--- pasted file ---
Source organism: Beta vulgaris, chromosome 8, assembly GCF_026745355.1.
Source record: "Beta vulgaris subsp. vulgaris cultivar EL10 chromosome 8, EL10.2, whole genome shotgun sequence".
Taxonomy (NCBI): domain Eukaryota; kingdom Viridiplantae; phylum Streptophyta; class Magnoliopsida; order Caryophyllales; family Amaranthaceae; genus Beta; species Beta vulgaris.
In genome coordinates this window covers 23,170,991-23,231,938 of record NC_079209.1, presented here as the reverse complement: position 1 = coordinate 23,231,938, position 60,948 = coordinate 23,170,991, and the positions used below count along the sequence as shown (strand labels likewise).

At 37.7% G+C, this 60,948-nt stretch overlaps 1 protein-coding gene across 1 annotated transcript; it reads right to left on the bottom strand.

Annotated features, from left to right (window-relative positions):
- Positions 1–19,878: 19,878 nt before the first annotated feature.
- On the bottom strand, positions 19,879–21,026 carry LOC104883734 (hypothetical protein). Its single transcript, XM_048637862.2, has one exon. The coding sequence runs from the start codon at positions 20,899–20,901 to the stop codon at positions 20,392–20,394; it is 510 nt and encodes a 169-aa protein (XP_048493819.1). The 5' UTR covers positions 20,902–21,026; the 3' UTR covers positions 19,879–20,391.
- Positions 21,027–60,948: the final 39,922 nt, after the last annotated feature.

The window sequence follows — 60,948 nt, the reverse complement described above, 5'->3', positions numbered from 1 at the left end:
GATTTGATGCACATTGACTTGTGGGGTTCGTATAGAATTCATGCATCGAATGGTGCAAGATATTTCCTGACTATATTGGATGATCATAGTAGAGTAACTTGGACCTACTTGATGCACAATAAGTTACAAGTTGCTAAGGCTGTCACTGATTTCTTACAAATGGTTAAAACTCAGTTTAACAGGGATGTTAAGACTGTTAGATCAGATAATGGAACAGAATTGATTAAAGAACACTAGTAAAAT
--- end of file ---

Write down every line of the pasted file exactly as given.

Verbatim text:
Source organism: Beta vulgaris, chromosome 8, assembly GCF_026745355.1.
Source record: "Beta vulgaris subsp. vulgaris cultivar EL10 chromosome 8, EL10.2, whole genome shotgun sequence".
Taxonomy (NCBI): domain Eukaryota; kingdom Viridiplantae; phylum Streptophyta; class Magnoliopsida; order Caryophyllales; family Amaranthaceae; genus Beta; species Beta vulgaris.
In genome coordinates this window covers 23,170,991-23,231,938 of record NC_079209.1, presented here as the reverse complement: position 1 = coordinate 23,231,938, position 60,948 = coordinate 23,170,991, and the positions used below count along the sequence as shown (strand labels likewise).

At 37.7% G+C, this 60,948-nt stretch overlaps 1 protein-coding gene across 1 annotated transcript; it reads right to left on the bottom strand.

Annotated features, from left to right (window-relative positions):
- Positions 1–19,878: 19,878 nt before the first annotated feature.
- On the bottom strand, positions 19,879–21,026 carry LOC104883734 (hypothetical protein). Its single transcript, XM_048637862.2, has one exon. The coding sequence runs from the start codon at positions 20,899–20,901 to the stop codon at positions 20,392–20,394; it is 510 nt and encodes a 169-aa protein (XP_048493819.1). The 5' UTR covers positions 20,902–21,026; the 3' UTR covers positions 19,879–20,391.
- Positions 21,027–60,948: the final 39,922 nt, after the last annotated feature.

The window sequence follows — 60,948 nt, the reverse complement described above, 5'->3', positions numbered from 1 at the left end:
GATTTGATGCACATTGACTTGTGGGGTTCGTATAGAATTCATGCATCGAATGGTGCAAGATATTTCCTGACTATATTGGATGATCATAGTAGAGTAACTTGGACCTACTTGATGCACAATAAGTTACAAGTTGCTAAGGCTGTCACTGATTTCTTACAAATGGTTAAAACTCAGTTTAACAGGGATGTTAAGACTGTTAGATCAGATAATGGAACAGAATTGATTAAAGAACACTAGTAAAAT